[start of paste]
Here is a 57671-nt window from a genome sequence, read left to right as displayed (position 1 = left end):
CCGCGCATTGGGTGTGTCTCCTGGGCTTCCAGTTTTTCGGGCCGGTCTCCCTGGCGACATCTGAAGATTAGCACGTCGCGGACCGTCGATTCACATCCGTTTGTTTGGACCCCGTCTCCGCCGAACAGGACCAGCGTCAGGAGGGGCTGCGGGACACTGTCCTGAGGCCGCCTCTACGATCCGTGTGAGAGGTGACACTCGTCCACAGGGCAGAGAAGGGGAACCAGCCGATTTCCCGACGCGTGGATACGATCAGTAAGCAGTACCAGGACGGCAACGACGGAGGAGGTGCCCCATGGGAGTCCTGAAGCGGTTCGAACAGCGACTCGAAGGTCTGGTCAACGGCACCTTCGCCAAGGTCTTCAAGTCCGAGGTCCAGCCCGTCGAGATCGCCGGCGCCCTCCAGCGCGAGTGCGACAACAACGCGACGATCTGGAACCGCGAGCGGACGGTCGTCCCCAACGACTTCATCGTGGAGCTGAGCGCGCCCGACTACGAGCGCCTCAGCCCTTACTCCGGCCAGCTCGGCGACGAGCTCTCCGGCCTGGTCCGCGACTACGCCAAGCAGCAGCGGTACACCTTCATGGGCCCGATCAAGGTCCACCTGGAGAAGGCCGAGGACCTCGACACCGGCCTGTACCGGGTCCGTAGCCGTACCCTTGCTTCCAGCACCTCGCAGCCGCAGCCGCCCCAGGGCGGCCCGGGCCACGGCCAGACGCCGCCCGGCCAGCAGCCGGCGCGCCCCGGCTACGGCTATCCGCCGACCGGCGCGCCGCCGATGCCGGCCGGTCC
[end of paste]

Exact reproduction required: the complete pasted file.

Here is a 57671-nt window from a genome sequence, read left to right as displayed (position 1 = left end):
CCGCGCATTGGGTGTGTCTCCTGGGCTTCCAGTTTTTCGGGCCGGTCTCCCTGGCGACATCTGAAGATTAGCACGTCGCGGACCGTCGATTCACATCCGTTTGTTTGGACCCCGTCTCCGCCGAACAGGACCAGCGTCAGGAGGGGCTGCGGGACACTGTCCTGAGGCCGCCTCTACGATCCGTGTGAGAGGTGACACTCGTCCACAGGGCAGAGAAGGGGAACCAGCCGATTTCCCGACGCGTGGATACGATCAGTAAGCAGTACCAGGACGGCAACGACGGAGGAGGTGCCCCATGGGAGTCCTGAAGCGGTTCGAACAGCGACTCGAAGGTCTGGTCAACGGCACCTTCGCCAAGGTCTTCAAGTCCGAGGTCCAGCCCGTCGAGATCGCCGGCGCCCTCCAGCGCGAGTGCGACAACAACGCGACGATCTGGAACCGCGAGCGGACGGTCGTCCCCAACGACTTCATCGTGGAGCTGAGCGCGCCCGACTACGAGCGCCTCAGCCCTTACTCCGGCCAGCTCGGCGACGAGCTCTCCGGCCTGGTCCGCGACTACGCCAAGCAGCAGCGGTACACCTTCATGGGCCCGATCAAGGTCCACCTGGAGAAGGCCGAGGACCTCGACACCGGCCTGTACCGGGTCCGTAGCCGTACCCTTGCTTCCAGCACCTCGCAGCCGCAGCCGCCCCAGGGCGGCCCGGGCCACGGCCAGACGCCGCCCGGCCAGCAGCCGGCGCGCCCCGGCTACGGCTATCCGCCGACCGGCGCGCCGCCGATGCCGGCCGGTCC